How Nick Launay harnessed The Force during his forty-year career.
“I tend to work with bands and artists with character and passion, who are absolutely focused and hellbent on making these kind of anarchistic records, often to the point of craziness. I seem to be blessed with the people skills to be able to work with artists who are this obsessed with music, and when you get on the right path with them and are in sync with their way of thinking, you can help them make fantastic records.”
Nick Cave, Johnny Lydon, Lou Reed, Kate Bush, Michael Hutchence, David Byrne are just a few of these obsessive artists that producer, engineer and mixer extraordinaire Nick Launay has worked with during his long career, resulting in classic music by them and bands like The Birthday Party, Public Image Ltd, Killing Joke, Midnight Oil, Talking Heads, Arcade Fire, INXS, the Yeah Yeah Yeahs, and many more. While the musical genres involved are diverse, what ties all this music and his working methods together, says Launay, is a focus on feeling and emotion.
“That’s what it is all about, as far as I am concerned. Recording and producing is like capturing musical intoxication. People ask me how the albums I work on are so moody and emotional and take them on a journey, and I’m like, ‘you just answered your own question. That is what I’m trying to do!’ The top reason why I am a record producer is that I want to capture the moods and feelings of artists in a room. It’s about attitude and vibe.”
“I know a lot of technical stuff about how to make records, and about choices of microphone and microphone positioning, and preamps, and effects, and so on, but what has really allowed me stand out over the years, and kept me consistently in work over the years, is the love and passion for the mood and the rebellion of music.”
Love, passion, and rebellion were at the heart of Launay’s spectacular early career peak-year, during 1981-1982, when he recorded and produced the albums The Flowers of Romance by Public Image Ltd, What’s THIS for…! by Killing Joke, and 10, 9, 8 , 7, 6, 5, 4, 3, 2, 1 by Midnight Oil, and the singles “To Hell With Poverty!” by Gang of Four, “Release the Bats” by The Birthday party, and “Earthbeat” by The Slits, and engineered most of Kate Bush’s The Dreaming. It’s a quite unbelievable list of credits, and what’s most astonishing is that Launay was at the time a rookie who was still learning his craft. Stronger still, it meant the recordings were better for it, as he explains…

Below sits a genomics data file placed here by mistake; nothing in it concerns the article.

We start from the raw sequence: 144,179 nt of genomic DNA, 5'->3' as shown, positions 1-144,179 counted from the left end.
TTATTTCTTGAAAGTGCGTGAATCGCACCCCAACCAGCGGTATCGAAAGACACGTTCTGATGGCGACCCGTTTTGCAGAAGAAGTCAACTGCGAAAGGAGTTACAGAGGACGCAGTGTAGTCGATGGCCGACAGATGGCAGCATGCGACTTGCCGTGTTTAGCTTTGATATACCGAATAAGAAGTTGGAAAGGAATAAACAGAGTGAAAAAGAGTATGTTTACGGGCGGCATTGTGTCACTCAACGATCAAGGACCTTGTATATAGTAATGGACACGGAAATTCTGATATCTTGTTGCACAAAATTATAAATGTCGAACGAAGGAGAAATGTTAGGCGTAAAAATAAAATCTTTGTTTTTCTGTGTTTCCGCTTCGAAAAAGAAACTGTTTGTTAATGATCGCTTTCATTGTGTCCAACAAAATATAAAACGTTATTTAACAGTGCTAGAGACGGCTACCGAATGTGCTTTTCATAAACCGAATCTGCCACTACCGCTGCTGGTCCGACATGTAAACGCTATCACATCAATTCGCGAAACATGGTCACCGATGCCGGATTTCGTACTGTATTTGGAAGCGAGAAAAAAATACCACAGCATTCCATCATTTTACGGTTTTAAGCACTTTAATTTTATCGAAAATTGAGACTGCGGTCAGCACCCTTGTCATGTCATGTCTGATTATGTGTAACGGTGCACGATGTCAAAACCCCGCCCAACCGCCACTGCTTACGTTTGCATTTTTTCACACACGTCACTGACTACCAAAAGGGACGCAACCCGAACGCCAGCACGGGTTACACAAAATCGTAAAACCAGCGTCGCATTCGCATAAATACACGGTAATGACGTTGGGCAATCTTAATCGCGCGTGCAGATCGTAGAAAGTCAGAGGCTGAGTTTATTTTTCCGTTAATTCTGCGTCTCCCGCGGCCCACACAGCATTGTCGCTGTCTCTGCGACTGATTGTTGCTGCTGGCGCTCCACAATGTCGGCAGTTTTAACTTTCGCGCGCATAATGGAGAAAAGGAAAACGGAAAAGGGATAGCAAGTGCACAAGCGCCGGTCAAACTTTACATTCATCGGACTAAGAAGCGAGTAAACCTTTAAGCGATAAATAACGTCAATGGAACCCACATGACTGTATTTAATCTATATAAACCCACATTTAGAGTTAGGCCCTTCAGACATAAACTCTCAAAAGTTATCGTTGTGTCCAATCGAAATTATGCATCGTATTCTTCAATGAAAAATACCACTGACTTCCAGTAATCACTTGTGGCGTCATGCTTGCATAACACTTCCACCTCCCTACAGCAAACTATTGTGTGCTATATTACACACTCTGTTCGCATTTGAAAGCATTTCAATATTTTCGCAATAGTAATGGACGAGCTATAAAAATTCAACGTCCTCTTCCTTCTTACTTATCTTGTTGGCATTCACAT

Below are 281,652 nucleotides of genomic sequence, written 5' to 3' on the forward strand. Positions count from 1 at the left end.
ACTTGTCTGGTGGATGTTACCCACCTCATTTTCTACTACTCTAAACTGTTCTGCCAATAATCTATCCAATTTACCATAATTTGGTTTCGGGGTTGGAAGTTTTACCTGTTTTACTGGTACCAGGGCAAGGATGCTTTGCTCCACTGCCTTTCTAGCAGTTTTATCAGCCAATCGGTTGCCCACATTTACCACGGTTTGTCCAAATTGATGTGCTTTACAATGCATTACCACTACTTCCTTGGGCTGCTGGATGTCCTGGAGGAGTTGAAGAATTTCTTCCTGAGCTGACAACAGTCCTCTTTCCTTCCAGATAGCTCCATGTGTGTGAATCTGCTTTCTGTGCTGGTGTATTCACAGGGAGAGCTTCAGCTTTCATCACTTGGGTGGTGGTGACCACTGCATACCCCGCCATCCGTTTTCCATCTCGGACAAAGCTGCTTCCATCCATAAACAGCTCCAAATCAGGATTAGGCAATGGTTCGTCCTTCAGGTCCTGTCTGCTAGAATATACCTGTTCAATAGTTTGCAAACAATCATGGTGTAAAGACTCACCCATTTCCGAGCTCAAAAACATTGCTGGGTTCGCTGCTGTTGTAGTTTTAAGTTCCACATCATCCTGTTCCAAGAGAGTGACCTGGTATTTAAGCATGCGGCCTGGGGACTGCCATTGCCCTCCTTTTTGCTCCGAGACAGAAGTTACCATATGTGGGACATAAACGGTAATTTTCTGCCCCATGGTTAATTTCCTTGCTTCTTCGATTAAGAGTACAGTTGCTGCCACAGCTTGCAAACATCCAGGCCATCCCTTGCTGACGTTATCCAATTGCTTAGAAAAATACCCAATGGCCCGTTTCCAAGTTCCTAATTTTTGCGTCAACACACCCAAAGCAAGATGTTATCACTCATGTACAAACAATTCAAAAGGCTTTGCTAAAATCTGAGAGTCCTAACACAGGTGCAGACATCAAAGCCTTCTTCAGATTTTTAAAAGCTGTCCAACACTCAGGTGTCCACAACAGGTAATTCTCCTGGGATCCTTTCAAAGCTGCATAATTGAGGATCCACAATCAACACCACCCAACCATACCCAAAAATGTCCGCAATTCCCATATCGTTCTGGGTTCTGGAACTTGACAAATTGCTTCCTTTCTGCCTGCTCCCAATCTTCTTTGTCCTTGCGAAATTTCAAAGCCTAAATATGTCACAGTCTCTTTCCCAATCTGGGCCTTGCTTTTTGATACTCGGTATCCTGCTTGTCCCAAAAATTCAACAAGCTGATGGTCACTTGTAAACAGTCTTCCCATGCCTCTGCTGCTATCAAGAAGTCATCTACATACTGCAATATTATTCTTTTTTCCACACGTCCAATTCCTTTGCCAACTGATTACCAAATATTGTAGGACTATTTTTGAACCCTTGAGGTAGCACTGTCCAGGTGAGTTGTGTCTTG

“Yes, 1981 was an amazing year, the best I ever had! I was in the right place. I had the luck of being in an incredible recording studio in London, Townhouse Studio 2, and so I had all this equipment to play with, though I didn’t really know what I was doing. I really was purely driven by being a huge music fan. I wasn’t and am not a musician. I had seen all the artists I worked with live, and I wanted to capture their live energy. I was channeling my desire to get that onto tape.”
“If I was to analyze my career, I’d say that the more I learned, technically and the more proficient I became at making records sound good, the worse the records got. Towards the end of the 1980s I made some pretty lackluster records, because I had started to concentrate too much on the technology. Of course, it was an interesting time with technology going wild and all of us being spoilt for choice as to what to use, but that did not in itself improve the music.”
“I was lucky that my kids were born towards the end of the 80s, because I had to stop making records for a while, and this gave me time to reflect, and that made me realize that the records I had made when I did not know what I was doing technically in the early 80s were better. As a result, the 90s and early 00s were a sort of rebirth for me. It’s when I got to do great recordings with Talking Heads, Silverchair, Girls Against Boys, The Veils and reconnected with Nick Cave.”